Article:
COVID-19 in Ghana: Consequences for Poverty, and Fiscal Implications

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Issahaku, Haruna
Abu, Benjamin Musah
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African Economic Research consortium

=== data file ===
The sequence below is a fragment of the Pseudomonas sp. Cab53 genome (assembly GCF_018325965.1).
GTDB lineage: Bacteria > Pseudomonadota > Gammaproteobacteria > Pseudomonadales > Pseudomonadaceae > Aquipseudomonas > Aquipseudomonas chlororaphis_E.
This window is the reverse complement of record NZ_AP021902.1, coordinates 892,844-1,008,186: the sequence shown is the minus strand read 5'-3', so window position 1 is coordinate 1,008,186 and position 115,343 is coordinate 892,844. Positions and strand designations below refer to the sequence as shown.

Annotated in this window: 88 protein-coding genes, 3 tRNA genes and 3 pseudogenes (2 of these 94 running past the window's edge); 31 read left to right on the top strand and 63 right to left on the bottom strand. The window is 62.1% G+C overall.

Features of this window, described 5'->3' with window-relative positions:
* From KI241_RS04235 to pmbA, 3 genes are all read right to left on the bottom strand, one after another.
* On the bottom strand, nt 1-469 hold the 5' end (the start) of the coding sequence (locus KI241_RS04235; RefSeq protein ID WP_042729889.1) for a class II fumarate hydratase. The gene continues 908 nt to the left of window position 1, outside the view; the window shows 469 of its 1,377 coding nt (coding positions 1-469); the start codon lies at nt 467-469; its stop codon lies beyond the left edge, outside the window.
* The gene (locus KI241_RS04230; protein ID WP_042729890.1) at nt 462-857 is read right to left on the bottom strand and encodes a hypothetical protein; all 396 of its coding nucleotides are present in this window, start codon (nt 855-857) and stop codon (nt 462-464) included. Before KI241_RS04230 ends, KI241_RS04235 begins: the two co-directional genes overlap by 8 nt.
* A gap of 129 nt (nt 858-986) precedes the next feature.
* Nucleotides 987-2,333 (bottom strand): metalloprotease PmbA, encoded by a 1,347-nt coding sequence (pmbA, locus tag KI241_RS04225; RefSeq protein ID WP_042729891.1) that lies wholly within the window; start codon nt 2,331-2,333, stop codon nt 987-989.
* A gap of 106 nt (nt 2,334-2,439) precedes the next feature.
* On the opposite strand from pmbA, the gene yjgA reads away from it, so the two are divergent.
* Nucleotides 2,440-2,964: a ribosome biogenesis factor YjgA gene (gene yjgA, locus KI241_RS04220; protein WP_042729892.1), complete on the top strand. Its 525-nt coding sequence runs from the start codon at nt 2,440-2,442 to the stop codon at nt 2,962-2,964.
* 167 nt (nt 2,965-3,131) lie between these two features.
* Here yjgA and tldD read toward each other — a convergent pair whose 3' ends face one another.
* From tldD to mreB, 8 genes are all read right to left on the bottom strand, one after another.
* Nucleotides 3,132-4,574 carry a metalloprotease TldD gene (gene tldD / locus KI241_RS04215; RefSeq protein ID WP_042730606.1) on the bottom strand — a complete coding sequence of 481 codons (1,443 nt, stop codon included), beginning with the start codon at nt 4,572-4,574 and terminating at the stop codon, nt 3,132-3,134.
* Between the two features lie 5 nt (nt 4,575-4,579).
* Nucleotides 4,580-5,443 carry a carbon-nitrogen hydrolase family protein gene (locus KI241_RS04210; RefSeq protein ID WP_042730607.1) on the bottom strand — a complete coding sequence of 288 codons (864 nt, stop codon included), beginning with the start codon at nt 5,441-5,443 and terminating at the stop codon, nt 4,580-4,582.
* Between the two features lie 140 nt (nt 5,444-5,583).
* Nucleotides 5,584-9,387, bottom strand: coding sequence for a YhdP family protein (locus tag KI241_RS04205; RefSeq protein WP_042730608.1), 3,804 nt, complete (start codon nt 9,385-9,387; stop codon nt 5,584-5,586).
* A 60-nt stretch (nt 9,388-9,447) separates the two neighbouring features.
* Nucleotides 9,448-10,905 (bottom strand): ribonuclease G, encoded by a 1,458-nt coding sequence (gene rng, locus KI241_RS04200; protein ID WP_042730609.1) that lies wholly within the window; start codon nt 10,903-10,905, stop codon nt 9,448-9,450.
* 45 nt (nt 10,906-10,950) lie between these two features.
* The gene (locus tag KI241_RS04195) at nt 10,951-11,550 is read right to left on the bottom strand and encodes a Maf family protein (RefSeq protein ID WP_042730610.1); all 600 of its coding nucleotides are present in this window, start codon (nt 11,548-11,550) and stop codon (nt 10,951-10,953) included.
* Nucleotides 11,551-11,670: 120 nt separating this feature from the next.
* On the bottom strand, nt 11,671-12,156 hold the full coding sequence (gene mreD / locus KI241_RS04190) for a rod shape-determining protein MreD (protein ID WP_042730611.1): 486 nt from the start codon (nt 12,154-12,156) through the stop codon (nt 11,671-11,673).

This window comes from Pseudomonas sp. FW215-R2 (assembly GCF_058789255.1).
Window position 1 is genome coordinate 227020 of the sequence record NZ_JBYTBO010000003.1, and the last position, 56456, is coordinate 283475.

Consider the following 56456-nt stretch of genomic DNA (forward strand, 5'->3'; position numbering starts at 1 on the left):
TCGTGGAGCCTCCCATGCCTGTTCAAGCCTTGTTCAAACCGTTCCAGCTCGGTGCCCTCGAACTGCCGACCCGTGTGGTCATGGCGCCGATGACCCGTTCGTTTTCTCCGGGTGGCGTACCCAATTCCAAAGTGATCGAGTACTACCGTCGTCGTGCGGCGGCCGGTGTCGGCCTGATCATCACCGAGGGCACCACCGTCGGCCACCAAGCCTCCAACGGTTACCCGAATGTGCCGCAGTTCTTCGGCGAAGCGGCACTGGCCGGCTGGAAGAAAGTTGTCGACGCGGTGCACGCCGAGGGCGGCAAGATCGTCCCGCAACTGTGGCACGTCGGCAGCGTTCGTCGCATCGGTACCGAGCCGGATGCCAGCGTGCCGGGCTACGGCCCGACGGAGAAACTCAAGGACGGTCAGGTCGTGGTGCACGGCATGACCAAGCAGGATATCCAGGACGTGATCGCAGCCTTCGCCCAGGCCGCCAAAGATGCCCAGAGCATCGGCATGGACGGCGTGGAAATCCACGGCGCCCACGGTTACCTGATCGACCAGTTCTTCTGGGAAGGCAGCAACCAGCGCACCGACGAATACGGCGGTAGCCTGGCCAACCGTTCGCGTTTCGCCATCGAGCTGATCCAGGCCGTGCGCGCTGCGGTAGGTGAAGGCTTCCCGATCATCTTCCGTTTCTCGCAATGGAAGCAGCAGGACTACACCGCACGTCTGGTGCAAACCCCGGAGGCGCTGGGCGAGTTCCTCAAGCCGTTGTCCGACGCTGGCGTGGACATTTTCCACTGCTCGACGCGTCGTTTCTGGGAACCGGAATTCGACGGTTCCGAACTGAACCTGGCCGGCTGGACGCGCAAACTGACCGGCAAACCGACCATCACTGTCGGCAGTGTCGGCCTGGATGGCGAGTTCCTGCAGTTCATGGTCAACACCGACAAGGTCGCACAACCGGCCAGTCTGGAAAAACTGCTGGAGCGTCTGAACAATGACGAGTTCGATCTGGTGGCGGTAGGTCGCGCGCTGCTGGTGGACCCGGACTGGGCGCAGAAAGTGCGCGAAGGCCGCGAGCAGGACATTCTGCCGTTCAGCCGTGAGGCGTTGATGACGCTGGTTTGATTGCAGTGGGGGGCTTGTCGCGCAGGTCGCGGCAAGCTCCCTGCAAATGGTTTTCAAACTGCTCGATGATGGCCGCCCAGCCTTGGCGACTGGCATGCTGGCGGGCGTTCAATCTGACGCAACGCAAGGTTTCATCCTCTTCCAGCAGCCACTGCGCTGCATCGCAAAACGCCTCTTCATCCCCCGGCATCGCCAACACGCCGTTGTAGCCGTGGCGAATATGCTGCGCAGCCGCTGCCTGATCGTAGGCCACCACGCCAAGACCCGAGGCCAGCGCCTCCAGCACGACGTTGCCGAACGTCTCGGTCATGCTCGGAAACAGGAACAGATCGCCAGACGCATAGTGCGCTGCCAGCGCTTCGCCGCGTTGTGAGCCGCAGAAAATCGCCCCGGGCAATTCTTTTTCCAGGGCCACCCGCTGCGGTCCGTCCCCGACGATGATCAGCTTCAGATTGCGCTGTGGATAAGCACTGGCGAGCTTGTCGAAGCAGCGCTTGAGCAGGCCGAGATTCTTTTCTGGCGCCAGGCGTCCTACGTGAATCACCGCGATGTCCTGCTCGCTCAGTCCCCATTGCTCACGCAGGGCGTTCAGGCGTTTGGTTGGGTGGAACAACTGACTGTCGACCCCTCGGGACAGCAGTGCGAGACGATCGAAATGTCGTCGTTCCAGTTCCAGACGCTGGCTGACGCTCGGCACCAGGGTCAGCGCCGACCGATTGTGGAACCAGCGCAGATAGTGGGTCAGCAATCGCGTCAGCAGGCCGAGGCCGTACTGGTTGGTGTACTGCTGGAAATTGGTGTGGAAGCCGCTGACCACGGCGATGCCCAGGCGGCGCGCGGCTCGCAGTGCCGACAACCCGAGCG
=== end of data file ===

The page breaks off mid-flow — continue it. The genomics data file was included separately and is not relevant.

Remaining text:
This paper estimates the poverty consequences of the COVID-19 pandemic and its fiscal implications in Ghana using a micro-simulation analytical approach applied to household level data collected in 2016/2017 by the Ghana Statistical Service. The results show that the poverty consequences are massive as poverty increased from a base of 20.5% to 34.0% and drove over 4 million pre-COVID non-poor into poverty. The poverty consequences are triggered by income losses of up to US$ 330 million and equalling 5.4% of monthly GDP. The pandemic has also worsened inequality as inequality rose from a base of 42.1% to 47.5%. The fiscal cost of a universal cash transfer potent enough to restore poverty to pre-COVID level is a monthly expenditure of US$ 186 million, which represents 3.1% of monthly GDP. COVID-induced interventions on water and electricity rebates for three months are less effective in reducing poverty. Disaggregated findings based on locality show varying depths of impact. The policy implications of these findings are important for appropriate interventions to tackle the consequences of the pandemic.